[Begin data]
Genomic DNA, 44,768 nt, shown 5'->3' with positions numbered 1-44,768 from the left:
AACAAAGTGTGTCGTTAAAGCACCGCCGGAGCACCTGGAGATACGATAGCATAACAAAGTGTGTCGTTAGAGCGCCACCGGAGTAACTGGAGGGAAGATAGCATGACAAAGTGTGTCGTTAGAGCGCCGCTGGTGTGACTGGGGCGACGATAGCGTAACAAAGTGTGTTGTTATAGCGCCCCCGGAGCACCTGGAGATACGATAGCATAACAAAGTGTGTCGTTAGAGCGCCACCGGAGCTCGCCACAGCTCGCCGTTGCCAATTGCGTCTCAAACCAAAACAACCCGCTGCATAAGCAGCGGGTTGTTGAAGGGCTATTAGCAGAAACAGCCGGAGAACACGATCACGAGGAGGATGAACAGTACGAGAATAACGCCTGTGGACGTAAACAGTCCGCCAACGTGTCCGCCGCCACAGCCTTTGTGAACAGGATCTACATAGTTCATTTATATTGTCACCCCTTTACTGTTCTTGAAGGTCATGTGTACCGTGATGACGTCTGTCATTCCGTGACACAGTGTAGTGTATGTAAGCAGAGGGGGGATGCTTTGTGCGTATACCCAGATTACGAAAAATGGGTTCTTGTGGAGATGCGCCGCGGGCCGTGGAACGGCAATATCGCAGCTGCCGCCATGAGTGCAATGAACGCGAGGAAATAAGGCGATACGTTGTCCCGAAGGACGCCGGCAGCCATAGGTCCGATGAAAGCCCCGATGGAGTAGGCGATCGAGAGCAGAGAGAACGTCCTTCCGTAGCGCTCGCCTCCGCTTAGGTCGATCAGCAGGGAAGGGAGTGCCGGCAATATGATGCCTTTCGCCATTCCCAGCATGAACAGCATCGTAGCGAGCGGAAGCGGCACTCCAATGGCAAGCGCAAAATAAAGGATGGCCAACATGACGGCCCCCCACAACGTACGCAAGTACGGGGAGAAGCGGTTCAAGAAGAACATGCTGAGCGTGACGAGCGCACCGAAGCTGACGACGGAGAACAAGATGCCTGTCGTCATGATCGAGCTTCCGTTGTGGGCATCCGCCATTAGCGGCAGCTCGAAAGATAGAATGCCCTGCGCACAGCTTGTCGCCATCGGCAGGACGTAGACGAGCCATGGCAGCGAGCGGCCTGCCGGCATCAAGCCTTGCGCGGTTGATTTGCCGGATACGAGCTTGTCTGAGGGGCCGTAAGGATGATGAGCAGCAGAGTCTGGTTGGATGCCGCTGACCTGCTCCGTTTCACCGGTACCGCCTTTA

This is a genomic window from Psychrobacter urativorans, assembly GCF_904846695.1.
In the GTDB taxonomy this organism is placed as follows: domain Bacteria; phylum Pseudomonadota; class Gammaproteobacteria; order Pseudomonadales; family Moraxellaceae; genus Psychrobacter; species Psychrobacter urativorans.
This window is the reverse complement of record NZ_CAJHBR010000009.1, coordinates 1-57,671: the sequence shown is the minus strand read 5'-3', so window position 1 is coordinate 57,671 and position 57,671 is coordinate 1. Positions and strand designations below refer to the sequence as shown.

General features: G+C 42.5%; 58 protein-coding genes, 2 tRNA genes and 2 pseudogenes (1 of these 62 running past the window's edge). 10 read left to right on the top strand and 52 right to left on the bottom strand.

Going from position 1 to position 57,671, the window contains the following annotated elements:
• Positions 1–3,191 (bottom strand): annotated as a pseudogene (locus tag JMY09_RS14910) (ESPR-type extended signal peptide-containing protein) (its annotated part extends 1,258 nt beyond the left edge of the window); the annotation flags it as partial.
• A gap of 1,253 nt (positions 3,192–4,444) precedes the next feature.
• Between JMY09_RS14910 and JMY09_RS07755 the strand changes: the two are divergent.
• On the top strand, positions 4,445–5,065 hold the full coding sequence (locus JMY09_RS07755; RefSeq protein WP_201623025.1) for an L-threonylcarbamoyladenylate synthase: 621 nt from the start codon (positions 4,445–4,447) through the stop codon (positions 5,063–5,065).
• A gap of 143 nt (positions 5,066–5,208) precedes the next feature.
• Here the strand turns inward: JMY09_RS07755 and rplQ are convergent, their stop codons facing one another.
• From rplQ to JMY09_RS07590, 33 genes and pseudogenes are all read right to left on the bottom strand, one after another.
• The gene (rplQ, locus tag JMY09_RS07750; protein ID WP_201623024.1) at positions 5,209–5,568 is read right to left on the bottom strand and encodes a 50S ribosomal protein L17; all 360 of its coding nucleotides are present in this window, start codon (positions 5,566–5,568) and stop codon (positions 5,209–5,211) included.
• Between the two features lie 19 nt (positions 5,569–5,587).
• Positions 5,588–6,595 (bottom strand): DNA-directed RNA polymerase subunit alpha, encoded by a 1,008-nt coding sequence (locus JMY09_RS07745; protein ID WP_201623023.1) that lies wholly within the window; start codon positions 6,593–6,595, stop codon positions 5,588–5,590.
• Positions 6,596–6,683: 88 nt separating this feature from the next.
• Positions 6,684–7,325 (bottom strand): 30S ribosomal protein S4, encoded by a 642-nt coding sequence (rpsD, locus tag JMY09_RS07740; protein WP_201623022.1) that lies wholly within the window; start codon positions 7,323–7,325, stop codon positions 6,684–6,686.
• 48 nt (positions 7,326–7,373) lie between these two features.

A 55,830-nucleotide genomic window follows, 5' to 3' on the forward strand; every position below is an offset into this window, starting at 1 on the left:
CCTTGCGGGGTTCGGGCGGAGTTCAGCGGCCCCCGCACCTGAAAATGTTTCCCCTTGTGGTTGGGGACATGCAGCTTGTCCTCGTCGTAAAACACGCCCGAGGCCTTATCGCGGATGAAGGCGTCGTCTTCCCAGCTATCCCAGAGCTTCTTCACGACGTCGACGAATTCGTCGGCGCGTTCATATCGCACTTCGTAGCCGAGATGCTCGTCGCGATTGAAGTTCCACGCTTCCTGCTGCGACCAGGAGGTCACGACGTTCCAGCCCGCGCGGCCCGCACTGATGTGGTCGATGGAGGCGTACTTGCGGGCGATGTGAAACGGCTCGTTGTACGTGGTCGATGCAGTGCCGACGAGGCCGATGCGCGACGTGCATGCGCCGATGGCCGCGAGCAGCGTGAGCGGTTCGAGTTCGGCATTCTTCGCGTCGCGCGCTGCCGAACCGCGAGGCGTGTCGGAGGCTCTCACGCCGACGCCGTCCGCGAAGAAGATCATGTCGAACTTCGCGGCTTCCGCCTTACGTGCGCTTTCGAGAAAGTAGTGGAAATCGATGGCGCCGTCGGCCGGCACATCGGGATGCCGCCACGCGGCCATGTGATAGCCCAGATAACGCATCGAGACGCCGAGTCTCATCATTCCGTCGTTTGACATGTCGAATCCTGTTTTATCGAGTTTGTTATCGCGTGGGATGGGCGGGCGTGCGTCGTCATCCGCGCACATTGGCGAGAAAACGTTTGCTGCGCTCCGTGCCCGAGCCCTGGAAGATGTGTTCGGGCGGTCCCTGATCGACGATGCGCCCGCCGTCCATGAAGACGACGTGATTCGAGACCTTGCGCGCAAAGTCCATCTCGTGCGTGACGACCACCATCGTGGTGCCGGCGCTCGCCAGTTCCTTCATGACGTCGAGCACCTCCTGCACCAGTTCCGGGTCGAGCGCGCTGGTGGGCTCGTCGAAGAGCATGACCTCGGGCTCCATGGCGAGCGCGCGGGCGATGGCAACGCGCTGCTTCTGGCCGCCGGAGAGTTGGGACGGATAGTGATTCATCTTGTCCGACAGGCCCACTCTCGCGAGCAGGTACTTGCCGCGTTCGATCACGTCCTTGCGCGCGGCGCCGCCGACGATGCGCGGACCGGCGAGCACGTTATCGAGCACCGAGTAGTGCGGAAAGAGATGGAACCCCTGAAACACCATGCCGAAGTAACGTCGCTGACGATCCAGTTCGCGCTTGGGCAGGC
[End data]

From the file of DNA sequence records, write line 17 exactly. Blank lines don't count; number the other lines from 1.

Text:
• Positions 5,588–6,595 (bottom strand): DNA-directed RNA polymerase subunit alpha, encoded by a 1,008-nt coding sequence (locus JMY09_RS07745; protein ID WP_201623023.1) that lies wholly within the window; start codon positions 6,593–6,595, stop codon positions 5,588–5,590.